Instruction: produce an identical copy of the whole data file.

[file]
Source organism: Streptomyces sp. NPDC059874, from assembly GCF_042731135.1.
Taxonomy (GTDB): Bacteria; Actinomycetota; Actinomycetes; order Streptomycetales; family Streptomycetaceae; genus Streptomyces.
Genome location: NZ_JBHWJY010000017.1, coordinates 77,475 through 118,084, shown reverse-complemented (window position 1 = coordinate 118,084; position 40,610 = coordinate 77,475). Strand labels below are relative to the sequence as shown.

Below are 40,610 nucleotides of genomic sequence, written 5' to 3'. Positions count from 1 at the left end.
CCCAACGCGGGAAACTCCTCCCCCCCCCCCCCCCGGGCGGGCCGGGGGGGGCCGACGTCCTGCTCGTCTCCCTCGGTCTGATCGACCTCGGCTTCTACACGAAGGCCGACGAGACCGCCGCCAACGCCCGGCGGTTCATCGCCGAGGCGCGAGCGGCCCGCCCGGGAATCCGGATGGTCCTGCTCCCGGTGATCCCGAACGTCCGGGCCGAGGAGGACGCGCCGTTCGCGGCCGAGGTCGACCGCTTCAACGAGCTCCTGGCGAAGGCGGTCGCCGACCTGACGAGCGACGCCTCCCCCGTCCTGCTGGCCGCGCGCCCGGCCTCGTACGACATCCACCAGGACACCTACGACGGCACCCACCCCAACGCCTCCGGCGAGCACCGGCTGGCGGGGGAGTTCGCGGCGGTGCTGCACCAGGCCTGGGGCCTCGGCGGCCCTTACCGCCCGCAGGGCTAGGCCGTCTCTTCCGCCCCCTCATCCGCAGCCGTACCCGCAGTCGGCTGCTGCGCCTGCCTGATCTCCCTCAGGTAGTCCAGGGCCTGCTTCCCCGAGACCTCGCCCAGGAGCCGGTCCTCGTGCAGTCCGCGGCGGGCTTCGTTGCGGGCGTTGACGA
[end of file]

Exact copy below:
Source organism: Streptomyces sp. NPDC059874, from assembly GCF_042731135.1.
Taxonomy (GTDB): Bacteria; Actinomycetota; Actinomycetes; order Streptomycetales; family Streptomycetaceae; genus Streptomyces.
Genome location: NZ_JBHWJY010000017.1, coordinates 77,475 through 118,084, shown reverse-complemented (window position 1 = coordinate 118,084; position 40,610 = coordinate 77,475). Strand labels below are relative to the sequence as shown.

Below are 40,610 nucleotides of genomic sequence, written 5' to 3'. Positions count from 1 at the left end.
CCCAACGCGGGAAACTCCTCCCCCCCCCCCCCCCGGGCGGGCCGGGGGGGGCCGACGTCCTGCTCGTCTCCCTCGGTCTGATCGACCTCGGCTTCTACACGAAGGCCGACGAGACCGCCGCCAACGCCCGGCGGTTCATCGCCGAGGCGCGAGCGGCCCGCCCGGGAATCCGGATGGTCCTGCTCCCGGTGATCCCGAACGTCCGGGCCGAGGAGGACGCGCCGTTCGCGGCCGAGGTCGACCGCTTCAACGAGCTCCTGGCGAAGGCGGTCGCCGACCTGACGAGCGACGCCTCCCCCGTCCTGCTGGCCGCGCGCCCGGCCTCGTACGACATCCACCAGGACACCTACGACGGCACCCACCCCAACGCCTCCGGCGAGCACCGGCTGGCGGGGGAGTTCGCGGCGGTGCTGCACCAGGCCTGGGGCCTCGGCGGCCCTTACCGCCCGCAGGGCTAGGCCGTCTCTTCCGCCCCCTCATCCGCAGCCGTACCCGCAGTCGGCTGCTGCGCCTGCCTGATCTCCCTCAGGTAGTCCAGGGCCTGCTTCCCCGAGACCTCGCCCAGGAGCCGGTCCTCGTGCAGTCCGCGGCGGGCTTCGTTGCGGGCGTTGACGA